There are two types of people in this world: those who love camping and the rest of the world who’d much rather book a room in a hotel. The aspects of camping — the constant fresh air, views and being immersed in nature coupled with a refreshing disconnect from social media or work emails — aren’t enough for some to overlook the whole sleeping on the ground thing. And, being immersed in nature also means you’re at the mercy of it too. Some days it’ll rain and, depending on where you pitch your tent, nighttime temperatures can get dangerously cold. For those who prefer a warm bed, four solid walls and climate control, there’s is a middle ground you might be interested in and it costs way less than a room at any mountainside resort. Rent a well-built overlanding camper and you’ll have the best of both worlds.
Overlanding isn’t a new phenomenon by any stretch. It’s been around for decades but hugely benefited from a recent boom in the outdoors industry and more people adopting active lifestyles. #Vanlife earned itself a certain reputation through social media, but there are people and companies out there who are serious about converting vehicles into oddly sophisticated mobile campsites and Main Line Overland is one of those outfits.
MLO specializes in outfitting and upgrading trucks and SUVs to be more capable off-road and off the grid. That includes fitting trucks with aluminum boxes from Four Wheel Campers among other upgrades, turning them into hotel rooms you can drive. Most likely, when someone pictures a “recreational vehicle” they conjure up images of an old ratty Winnebago or massive tour bus-sized RV and are immediately intimidated and turned off by the idea. MLO, on the other hand, builds campers based on trucks like the Toyota Tacoma, keeping the vehicle’s manageable stock footprint and size, with minimal affect to the driving characteristics.
A fully built rig from MLO can get pricey depending on what you want, but like most purchases in the outdoor gear industry, if you want it to last and stand up to the elements, you’ll have to spend a little extra for the better product. Aluminum shells and slide-in campers that require relatively few modifications to a vehicle run between $12,000-$20,000. Full conversions where the truck bed is replaced with rails to fit larger camper shells run closer to $30,000. That doesn’t include the price of your donor vehicle or all the option and any extra modifications you might want.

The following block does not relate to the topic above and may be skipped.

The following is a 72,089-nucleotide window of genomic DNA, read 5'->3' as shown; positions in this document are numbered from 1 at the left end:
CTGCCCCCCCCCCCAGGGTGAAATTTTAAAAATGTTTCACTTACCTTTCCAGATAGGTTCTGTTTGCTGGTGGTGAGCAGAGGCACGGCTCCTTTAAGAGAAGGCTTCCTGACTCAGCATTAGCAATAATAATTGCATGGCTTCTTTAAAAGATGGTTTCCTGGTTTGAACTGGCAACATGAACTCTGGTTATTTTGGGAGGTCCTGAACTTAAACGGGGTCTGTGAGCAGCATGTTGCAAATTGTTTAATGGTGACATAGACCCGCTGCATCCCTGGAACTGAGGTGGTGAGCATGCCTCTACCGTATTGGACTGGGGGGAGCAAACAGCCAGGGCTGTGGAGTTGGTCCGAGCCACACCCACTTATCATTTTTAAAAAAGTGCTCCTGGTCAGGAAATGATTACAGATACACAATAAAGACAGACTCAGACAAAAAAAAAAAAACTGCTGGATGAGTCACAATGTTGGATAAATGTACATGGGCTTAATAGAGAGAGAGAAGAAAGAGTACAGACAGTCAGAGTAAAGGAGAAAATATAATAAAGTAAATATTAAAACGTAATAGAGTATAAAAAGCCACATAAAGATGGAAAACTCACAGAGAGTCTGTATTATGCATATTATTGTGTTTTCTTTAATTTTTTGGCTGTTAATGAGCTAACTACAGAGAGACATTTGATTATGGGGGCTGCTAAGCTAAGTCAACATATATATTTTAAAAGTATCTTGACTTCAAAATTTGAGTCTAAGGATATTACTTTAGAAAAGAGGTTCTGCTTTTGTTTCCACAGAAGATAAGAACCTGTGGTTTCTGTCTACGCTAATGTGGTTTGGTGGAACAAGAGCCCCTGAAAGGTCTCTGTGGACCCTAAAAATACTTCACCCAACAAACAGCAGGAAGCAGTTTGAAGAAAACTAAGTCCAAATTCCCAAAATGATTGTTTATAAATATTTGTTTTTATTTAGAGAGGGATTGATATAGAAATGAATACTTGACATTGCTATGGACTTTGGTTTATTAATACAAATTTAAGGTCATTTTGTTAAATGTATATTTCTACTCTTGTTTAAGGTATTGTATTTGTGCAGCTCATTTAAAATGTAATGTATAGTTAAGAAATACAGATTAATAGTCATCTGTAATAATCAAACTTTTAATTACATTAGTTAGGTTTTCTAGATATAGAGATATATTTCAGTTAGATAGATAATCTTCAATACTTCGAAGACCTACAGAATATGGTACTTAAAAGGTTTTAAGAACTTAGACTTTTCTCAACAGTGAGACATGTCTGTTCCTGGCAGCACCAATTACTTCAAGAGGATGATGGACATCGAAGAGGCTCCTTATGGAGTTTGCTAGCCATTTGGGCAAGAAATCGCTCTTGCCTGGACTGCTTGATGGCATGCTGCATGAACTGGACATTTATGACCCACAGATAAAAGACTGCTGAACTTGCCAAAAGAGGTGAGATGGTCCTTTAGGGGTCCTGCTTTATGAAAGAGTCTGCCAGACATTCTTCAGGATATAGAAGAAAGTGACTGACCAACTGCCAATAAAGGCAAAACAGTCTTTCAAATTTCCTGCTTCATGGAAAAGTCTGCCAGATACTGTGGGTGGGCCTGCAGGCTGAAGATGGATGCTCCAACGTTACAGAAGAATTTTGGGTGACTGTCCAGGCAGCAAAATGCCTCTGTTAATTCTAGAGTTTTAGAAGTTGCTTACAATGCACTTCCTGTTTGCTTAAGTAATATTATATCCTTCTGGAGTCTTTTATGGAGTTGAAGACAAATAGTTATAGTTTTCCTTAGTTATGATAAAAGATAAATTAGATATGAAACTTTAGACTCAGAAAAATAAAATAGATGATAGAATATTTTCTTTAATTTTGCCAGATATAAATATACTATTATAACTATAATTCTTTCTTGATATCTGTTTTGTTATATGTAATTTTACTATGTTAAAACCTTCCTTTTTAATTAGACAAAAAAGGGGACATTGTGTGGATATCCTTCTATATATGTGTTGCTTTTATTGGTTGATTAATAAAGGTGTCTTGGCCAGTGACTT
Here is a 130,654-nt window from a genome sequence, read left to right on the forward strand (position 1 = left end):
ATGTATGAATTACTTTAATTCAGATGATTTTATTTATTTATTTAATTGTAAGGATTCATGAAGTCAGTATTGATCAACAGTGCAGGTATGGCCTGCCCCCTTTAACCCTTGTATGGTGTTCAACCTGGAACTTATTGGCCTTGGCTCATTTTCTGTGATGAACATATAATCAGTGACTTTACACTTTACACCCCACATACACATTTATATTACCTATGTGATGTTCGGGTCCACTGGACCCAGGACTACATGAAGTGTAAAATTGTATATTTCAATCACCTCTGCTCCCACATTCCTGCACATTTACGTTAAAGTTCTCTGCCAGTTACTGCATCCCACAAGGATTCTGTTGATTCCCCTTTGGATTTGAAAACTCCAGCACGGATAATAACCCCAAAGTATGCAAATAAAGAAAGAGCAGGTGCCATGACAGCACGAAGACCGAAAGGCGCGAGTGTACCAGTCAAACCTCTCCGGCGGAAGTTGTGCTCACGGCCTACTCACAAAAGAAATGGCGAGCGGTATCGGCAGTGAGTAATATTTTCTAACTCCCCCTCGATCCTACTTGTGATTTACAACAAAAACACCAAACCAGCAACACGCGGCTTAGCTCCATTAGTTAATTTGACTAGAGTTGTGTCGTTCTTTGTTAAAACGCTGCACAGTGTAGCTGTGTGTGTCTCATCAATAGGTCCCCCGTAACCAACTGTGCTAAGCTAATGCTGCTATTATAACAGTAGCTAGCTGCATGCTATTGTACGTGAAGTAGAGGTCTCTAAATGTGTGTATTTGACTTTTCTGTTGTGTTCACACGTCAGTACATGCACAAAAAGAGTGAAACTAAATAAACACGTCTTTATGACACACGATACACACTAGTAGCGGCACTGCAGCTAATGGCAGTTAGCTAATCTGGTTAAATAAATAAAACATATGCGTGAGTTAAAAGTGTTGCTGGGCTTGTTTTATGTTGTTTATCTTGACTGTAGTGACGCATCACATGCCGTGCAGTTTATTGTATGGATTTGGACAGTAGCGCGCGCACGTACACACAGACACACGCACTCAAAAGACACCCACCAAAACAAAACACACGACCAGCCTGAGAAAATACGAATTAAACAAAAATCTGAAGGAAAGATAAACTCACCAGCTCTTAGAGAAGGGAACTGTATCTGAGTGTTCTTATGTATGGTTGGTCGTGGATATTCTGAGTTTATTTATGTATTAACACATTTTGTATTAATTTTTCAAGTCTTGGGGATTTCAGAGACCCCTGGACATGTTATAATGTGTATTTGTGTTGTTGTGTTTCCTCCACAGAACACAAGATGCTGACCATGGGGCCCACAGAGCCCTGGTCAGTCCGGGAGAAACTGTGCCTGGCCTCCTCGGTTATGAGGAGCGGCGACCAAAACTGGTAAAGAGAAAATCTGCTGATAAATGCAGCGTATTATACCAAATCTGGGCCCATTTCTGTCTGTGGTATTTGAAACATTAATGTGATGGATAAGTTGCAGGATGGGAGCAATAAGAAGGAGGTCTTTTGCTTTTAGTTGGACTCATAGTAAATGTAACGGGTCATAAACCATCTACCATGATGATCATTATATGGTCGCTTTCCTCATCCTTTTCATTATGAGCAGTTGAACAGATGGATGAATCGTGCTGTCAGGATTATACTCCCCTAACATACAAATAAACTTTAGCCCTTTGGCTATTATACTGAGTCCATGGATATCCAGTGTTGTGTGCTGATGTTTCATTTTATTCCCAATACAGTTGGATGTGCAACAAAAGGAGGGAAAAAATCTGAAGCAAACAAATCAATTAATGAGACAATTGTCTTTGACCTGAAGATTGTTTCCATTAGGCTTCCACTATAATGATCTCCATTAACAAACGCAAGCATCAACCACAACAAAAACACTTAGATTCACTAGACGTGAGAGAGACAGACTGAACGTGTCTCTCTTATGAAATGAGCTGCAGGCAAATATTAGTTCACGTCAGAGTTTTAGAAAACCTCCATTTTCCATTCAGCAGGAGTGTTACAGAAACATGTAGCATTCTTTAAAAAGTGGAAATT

If the idea of camping in comfort almost anywhere you please sounds appealing but $12,000-$30,000 is a hair outside of your budget, MLO rents out its 2016 Toyota Tacoma for $169 a night through Outdoorsy (basically Airbnb but with apartments you can drive).
I got the chance to test the MLO Tacoma on a long weekend up in Killington, Vermont, touring the area and setting up camp right up against the base of the mountain, each night. I also put the camper through an unplanned stress test with unexpected wind, snow and temperature drops to -8 Fahrenheit at night and seldom seeing double digits during the day. Having direct access to the mountain and not paying for a room at the resort during peak season is a luxury not many people know they can afford, but sometimes that simply doesn’t outweigh arctic weather. Thankfully, once it was set up, the forced-air heater kept the inside camper hovering around 70-degrees all night.
MLO says the camper can sleep four, but that might get tight over the course of a weekend. I can attest there’s room enough for two with plenty of room for bags and gear. And, at over six-feet tall I had plenty of headroom standing up straight in the camper with the roof extended.
When not using the Tacoma as shelter, we lowered the roof and hit the road to explore the area. We toured around making stops based on suggestions from the guys at MLO, like the Long Trail Brewery, Worthy Burger and took the Tacoma down a few dirt roads to get out of town and enjoy less crowded views.
Like camping in a tent, living out of a well-furnished aluminum box in the back of a pickup truck isn’t for everyone. There’s still a degree of roughing it, especially when the weather isn’t ideal. However, for the part of the population that’s more inclined to book a hotel room instead of pitching a tent, renting an overland camper is a reasonable middle ground. For those who love camping but are at the mercy of the seasons, this might be your solution. Regardless of your travel preferences, it’s undeniably one of the most unique ways to spend a three-day weekend.